On my journey I redefine luxury. The biggest is a cosy bed, and the second is time to linger. To guarantee these luxuries, I wear the comfortable bed on my back, and I take the time to stay in beautiful places. It's in big parts the reason why travelling long term is tolerable for me. In third place, is the luxury of routines. So far, I had assumed that these habits bring about the death of creativity. Here in Vantaa, however, I experience the opposite. The morning mocha coming out of the Bialetti (specially bought for me) provides a feeling of stillness every morning. The familiar smell of – sometimes maybe a little burnt – coffee, the sound of bubbling boiling water, and the thick black liquid in a medium-sized white cup, bring me half an hour of peacefulness. This feeling isn't created by the coffee alone. Rather, it's the passing through the well-known motions that this satisfaction produces in me: the slight smell, the noise, the coffee. It's part of a routine that I picked up and brought home from my year studying in Italy. I will take it wherever I go.
Routines aren't stable or never changing blocks for me. When travelling, I am looking for new habits that connect me with feelings of that one place. In the end, they often provide crucial clues for locally preferred tastes (a by-product). For me, it's important to understand why locals prefer one type of preparation over the other. I am not necessarily concerned with an anthropologically sound treatise, but with very practical and comprehensible facts. What looks strange to me (mustard, sausage and cheese on bread), becomes thus understandable. In Finland, for example, it's not impossible, but additional effort is required to make a German breakfast. A lot of the stuff that we put on bread in Germany, we find on the table in Finland. There are just a few small differences. For example, the Finnish butter is always salty, which often makes sausages on bread too salty and bread with jam unpalatable. Often you, therefore, eat bread with butter or instead of butter mustard or mayonnaise. Buying unsalted butter doesn't solve the problem because then the distribution of salt is out of balance. Finnish bread is delicious if it's combined with Finnish spreads. If you go with the German kind, you will be disappointed. Also, as a Finnish person, you eat porridge for breakfast much more often anyways. And that brings us to the routine I will bring home from Finland.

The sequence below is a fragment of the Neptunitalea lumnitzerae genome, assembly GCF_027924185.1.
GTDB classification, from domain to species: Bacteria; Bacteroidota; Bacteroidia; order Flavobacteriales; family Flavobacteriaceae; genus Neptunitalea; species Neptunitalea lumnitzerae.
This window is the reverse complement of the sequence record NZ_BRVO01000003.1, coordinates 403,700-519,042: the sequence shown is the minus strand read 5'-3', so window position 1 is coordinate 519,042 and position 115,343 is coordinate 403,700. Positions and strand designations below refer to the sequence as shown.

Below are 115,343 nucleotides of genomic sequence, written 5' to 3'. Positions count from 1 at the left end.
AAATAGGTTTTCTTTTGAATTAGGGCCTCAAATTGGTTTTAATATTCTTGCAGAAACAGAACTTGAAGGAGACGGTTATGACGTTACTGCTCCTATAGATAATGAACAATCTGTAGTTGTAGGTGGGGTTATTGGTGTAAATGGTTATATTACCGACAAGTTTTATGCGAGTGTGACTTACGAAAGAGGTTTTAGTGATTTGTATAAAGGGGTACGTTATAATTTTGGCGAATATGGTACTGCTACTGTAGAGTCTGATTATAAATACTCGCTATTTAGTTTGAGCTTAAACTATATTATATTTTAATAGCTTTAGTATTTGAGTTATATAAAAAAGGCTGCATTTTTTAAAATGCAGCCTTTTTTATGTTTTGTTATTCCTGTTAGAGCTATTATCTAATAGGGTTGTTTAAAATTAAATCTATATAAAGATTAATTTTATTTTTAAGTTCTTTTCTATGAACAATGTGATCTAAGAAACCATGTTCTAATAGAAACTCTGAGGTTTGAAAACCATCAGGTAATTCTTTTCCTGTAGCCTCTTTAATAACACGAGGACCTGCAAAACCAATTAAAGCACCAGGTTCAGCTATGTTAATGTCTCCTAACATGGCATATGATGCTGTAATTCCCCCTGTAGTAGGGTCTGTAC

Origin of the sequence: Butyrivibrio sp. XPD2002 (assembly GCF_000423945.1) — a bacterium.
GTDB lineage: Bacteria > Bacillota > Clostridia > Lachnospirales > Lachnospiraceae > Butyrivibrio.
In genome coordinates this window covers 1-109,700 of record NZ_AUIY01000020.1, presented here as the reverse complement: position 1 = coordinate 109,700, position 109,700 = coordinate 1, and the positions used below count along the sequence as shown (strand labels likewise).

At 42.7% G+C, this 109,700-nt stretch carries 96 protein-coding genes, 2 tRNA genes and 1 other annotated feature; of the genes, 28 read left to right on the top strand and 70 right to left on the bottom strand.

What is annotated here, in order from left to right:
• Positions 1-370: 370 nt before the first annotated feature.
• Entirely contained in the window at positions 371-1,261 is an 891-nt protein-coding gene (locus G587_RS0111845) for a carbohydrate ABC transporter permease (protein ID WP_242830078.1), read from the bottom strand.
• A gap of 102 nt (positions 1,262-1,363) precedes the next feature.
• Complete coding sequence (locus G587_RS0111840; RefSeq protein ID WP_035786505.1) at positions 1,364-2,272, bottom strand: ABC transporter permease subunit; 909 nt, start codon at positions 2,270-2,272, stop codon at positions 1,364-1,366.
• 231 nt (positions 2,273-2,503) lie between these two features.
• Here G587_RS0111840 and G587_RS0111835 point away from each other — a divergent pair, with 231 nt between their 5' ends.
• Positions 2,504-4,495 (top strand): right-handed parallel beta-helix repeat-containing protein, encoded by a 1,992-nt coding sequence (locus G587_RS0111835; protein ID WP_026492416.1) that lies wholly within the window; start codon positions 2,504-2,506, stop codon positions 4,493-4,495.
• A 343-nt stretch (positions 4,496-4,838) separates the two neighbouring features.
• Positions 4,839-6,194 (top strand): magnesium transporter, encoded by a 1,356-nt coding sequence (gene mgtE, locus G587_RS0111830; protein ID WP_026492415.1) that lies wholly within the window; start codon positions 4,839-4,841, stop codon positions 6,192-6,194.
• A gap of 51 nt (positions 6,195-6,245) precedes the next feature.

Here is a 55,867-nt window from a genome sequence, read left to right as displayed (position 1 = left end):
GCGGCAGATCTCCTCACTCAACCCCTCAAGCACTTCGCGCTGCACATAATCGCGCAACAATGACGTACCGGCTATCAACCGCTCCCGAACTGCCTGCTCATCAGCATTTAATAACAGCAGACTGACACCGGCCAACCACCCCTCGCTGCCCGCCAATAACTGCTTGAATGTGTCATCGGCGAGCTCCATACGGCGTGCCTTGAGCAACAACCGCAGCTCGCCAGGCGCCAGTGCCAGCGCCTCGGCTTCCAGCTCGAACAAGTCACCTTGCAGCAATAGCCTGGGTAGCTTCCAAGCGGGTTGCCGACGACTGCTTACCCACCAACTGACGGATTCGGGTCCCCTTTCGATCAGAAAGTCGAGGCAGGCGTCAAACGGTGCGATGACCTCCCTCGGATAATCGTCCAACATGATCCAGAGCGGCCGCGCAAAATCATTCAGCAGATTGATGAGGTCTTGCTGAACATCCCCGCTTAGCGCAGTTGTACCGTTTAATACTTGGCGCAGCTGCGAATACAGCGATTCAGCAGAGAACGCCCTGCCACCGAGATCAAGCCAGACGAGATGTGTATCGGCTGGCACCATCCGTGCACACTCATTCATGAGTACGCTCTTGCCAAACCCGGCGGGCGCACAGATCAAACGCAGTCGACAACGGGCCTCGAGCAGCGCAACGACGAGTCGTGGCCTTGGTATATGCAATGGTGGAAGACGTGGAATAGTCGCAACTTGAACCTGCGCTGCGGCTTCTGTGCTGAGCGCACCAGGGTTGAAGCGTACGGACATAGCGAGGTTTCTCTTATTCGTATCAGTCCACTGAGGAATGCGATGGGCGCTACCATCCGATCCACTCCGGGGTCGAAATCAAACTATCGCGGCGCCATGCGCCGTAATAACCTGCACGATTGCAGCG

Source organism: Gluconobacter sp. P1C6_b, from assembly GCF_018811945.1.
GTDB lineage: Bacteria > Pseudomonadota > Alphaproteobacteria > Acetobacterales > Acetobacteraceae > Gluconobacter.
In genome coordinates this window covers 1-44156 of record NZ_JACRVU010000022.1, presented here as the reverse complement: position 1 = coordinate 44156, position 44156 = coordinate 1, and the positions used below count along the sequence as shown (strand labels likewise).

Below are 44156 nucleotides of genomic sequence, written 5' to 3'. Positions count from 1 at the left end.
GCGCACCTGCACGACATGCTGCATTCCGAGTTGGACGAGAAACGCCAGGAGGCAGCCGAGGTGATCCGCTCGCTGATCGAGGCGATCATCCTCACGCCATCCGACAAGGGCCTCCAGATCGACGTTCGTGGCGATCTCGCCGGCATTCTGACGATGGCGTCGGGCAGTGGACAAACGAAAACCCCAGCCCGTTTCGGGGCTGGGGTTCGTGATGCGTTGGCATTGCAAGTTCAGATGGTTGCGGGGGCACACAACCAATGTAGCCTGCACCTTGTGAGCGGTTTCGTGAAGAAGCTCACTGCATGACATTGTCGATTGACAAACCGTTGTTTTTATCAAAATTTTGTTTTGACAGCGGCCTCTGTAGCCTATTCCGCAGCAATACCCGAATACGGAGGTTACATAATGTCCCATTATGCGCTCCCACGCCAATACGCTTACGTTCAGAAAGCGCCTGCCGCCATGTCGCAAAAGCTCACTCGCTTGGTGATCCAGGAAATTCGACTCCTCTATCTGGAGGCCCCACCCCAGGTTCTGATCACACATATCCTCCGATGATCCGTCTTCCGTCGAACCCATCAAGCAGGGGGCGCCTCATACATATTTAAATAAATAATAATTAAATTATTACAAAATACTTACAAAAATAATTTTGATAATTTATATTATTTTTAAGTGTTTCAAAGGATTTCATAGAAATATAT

Nowadays many Germans make porridge for breakfast, for the same reasons as the Finns. It's incredibly healthy. I, personally, never liked it. I can eat it, but I am always wondering why people would be eating this slibberslabber. Here, I learned to control the texture with different flake sizes and realised that a bit of cinnamon does miracles in the taste department. Every summer, R. freezes more than twenty kilos of blueberries and strawberries into one-liter bags. Every morning, they take a handful of berries from these bags and add them to the porridge. Imagine eating blueberries and strawberries every morning. And do not think they have something to do with the German variation. Oh, no! The berries are big, sweet and taste very intense. They aren't bought frozen and therefore sour and tasteless, but are harvested by the family. If not from their forest, then from the neighbour's strawberry fields. It's a feast. These are the flavours, immortalised in the children's minds in Finland (at least that's what to the ones I talked to said). For the people here, these tastes are the epitome of home. One could almost say that blueberries and strawberries are the butter on their bread.
A routine is an activity that can be carried out quickly and safely without additional thought. It is not about practising this forever and ever. It's more about understanding and knowing all the rules. A routine brings security because it's predictable. Safety, security, predictability and the resulting standstill in my head are the reasons that I have made travelling my life. It's what I wanted to escape from, and now I realise more and more, that therein lies the beauty of daily life. I can't flee from habits because I need them. I can only find new ones. I see in these routines the actual value that a longer stay in a foreign country can convey. For me the every day is where eternal beauty lives.
I play with the idea of making this theme a recurring feature.
Do you like to read about routines and everyday life in other cultures?
Any routines you have that make you feel that way?